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Protein denaturant guanidine hydrochloride (50-01-1) and urea, which one is better?

2017-02-09 来源:亚科官网
9 February 2017
  Proteins are responsible for complex biochemical reactions, in the exercise of biological function, it must have a specific three-dimensional spatial structure. After biosynthesis, the protein itself undergoes a complex physiological process. In biochemical tests, researchers often need to study the denaturation and renaturation of protein, guanidine hydrochloride and urea are the most commonly used reagents, then what is the difference between the two reagents?
  Due to external factors, conformational abnormal changes happen in the natural protein molecules, resulting in the loss of biological activity and abnormal changes of physical and chemical properties, this phenomenon is known as the protein denaturation. Denaturation can involve the cleavage of secondary bonds, disulfide bonds, but not the cleavage of peptide bonds on the primary structure.
  Guanidine hydrochloride and urea denatured protein include two mechanisms: the first mechanism is that denatured protein and guanidine hydrochloride and urea preferentially combine to form complexes, when the complex is removed, the reaction equilibrium moves. With the increasing of denaturant concentration, the natural state of the protein changes into a complex, resulting in complete denaturation of proteins; the second mechanism is the guanidine hydrochloride and urea has solubilization of hydrophobic amino acid residues. because the guanidine hydrochloride and urea have the ability to form hydrogen bonds, in the high concentration (4~8mol/L) aqueous solution, they can break hydrogen bonds, then become a better solvent for non-polar residues, so that protein molecules within the hydrophobic residues stretch and solubility increased, protein degeneration occurs to varying degrees.
  The differences between guanidine hydrochloride and urea:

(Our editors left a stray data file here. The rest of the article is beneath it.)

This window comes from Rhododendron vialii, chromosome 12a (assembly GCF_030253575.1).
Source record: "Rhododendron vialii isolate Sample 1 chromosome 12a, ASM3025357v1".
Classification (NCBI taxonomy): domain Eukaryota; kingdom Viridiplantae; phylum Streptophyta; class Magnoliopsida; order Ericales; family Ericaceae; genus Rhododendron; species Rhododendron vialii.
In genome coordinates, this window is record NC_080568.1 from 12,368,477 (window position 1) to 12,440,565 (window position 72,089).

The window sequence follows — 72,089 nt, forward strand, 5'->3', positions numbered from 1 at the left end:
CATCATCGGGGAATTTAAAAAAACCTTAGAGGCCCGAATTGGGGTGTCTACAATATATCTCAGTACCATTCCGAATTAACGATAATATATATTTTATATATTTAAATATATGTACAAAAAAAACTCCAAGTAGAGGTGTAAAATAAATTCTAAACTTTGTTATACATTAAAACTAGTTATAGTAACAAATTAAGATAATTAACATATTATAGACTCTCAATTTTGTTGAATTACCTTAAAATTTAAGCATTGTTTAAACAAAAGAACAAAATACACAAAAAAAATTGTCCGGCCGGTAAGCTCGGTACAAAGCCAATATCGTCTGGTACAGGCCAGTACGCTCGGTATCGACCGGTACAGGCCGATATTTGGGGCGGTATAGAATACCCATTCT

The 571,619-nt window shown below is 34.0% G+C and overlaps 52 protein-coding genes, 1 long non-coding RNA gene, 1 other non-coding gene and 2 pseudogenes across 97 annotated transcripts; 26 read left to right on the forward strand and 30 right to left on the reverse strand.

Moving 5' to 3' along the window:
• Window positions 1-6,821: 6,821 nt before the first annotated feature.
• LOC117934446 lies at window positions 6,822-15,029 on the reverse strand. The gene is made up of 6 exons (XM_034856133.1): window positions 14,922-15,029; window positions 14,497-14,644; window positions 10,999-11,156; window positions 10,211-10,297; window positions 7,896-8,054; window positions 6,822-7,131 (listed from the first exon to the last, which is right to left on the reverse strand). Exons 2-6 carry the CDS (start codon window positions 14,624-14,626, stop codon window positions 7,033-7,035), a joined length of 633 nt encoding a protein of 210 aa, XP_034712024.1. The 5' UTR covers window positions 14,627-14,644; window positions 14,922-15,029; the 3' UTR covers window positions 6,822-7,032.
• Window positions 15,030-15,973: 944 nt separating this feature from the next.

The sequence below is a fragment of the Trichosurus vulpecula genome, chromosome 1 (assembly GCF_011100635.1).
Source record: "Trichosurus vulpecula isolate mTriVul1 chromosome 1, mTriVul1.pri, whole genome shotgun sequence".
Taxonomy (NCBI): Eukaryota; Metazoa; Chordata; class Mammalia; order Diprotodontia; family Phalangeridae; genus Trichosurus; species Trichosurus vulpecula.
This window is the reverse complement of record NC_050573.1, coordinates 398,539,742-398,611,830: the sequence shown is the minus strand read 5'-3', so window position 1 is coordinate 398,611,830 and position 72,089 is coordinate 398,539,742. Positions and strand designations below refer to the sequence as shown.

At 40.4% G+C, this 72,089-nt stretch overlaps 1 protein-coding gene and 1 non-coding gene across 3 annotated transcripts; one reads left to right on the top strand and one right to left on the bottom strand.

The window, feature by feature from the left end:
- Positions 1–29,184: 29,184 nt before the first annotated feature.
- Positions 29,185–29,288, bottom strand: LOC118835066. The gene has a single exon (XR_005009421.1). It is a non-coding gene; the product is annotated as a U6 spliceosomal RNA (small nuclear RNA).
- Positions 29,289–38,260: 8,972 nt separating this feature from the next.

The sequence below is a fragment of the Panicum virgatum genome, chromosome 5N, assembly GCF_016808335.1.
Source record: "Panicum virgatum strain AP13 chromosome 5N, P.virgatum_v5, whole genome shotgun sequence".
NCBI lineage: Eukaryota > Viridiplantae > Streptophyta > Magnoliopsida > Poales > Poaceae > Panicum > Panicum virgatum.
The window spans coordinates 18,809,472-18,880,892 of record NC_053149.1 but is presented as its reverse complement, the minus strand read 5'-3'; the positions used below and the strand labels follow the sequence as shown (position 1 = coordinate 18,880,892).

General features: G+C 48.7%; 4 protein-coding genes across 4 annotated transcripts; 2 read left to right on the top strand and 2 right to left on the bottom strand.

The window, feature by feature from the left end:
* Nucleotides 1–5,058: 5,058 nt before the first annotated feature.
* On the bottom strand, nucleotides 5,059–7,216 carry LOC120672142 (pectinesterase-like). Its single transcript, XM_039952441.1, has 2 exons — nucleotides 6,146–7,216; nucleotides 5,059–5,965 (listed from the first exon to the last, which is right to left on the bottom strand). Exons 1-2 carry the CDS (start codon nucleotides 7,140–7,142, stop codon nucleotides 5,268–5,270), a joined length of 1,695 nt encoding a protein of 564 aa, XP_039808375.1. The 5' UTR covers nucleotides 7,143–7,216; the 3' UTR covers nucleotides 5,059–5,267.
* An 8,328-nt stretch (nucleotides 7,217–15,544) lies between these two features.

Concentration: At room temperature, 3~4mol/L guanidine hydrochloride can make the globular protein to the midpoint from the natural state to the denaturation state, usually increased denaturant concentration can improve the degree of denaturation, about 6mol/L guanidine hydrochloride can make the protein completely into degeneration state. The guanidine hydrochloride has an ionic property and is superior to urea in denaturation. Some globular proteins can not be completely denatured even in 8mol/L urea solution. However, in 8mol/L guanidine hydrochloride solution, they exist in random conformation (complete denaturation).
  Solubility: Urea dissolves slowly and weakly than guanidine hydrochloride. Its solubility is 70%~90%. Urea can be decomposed to form cyanate when the action time is longer or the temperature is higher, and the amino group of the recombinant protein is covalently modified. It has the advantages of non-ionization, neutrality and low cost. The solubility of guanidine hydrochloride is more than 95%, and the dissolution is fast without causing the covalent modification of recombinant protein, but the cost is higher than that of urea, it is easy to produce precipitation under acidic condition, and it have interference on the follow-up experiments.
  In general, as commonly used reagents in protein denaturation process, guanidine hydrochloride and urea have the following advantages and disadvantages: the guanidine hydrochloride dissolves and denatures relatively strong and does not cause the covalent modification of the recombinant protein, but the cost is higher, it is easy to produce precipitation in acidic conditions, has interference on ion exchange chromatography; the solubility of urea is relatively weak, but non-ionizing, neutral, low cost, and it will not cause a lot of protein precipitation after protein refolding. In practical experiments, the researchers need to select according to the conditions and objectives in order to obtain the best experimental results.
Edited by the Editorial Office of Suzhou Yacoo Science Co., Ltd.